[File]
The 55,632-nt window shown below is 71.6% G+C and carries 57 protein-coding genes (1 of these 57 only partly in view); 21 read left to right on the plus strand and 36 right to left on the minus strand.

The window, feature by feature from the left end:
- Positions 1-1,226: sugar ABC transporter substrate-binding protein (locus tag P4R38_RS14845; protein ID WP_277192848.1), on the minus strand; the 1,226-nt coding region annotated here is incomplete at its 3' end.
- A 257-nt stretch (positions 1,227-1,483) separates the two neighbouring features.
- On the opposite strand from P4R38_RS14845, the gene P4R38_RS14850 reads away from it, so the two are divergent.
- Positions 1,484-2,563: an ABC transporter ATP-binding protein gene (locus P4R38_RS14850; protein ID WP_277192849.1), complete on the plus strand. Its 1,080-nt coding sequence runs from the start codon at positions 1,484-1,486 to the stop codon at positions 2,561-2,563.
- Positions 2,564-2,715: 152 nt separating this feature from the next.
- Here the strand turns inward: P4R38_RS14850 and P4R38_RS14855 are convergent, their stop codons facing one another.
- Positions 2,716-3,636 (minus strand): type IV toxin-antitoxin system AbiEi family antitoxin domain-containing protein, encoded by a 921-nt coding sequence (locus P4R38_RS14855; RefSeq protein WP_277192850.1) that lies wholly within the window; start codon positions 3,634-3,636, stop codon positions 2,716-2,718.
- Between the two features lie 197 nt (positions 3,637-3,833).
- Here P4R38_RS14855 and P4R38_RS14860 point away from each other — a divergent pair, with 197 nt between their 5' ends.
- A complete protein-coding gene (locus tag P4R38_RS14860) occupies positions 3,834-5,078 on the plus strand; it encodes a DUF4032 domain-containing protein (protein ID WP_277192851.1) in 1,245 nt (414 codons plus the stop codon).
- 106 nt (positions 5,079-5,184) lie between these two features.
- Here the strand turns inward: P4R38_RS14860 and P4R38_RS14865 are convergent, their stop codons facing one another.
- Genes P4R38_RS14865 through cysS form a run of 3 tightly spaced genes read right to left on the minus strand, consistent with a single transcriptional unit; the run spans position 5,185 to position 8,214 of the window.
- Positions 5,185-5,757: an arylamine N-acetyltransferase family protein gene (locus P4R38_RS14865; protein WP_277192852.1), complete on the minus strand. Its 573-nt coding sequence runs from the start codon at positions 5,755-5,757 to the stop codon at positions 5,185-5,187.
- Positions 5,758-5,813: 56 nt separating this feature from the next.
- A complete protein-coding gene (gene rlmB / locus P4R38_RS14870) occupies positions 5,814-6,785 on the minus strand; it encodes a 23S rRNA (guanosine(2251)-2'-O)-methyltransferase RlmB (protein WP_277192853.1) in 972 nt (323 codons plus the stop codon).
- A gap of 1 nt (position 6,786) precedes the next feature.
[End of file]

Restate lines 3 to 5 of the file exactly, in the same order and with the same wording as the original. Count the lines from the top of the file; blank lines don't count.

- Positions 1-1,226: sugar ABC transporter substrate-binding protein (locus tag P4R38_RS14845; protein ID WP_277192848.1), on the minus strand; the 1,226-nt coding region annotated here is incomplete at its 3' end.
- A 257-nt stretch (positions 1,227-1,483) separates the two neighbouring features.
- On the opposite strand from P4R38_RS14845, the gene P4R38_RS14850 reads away from it, so the two are divergent.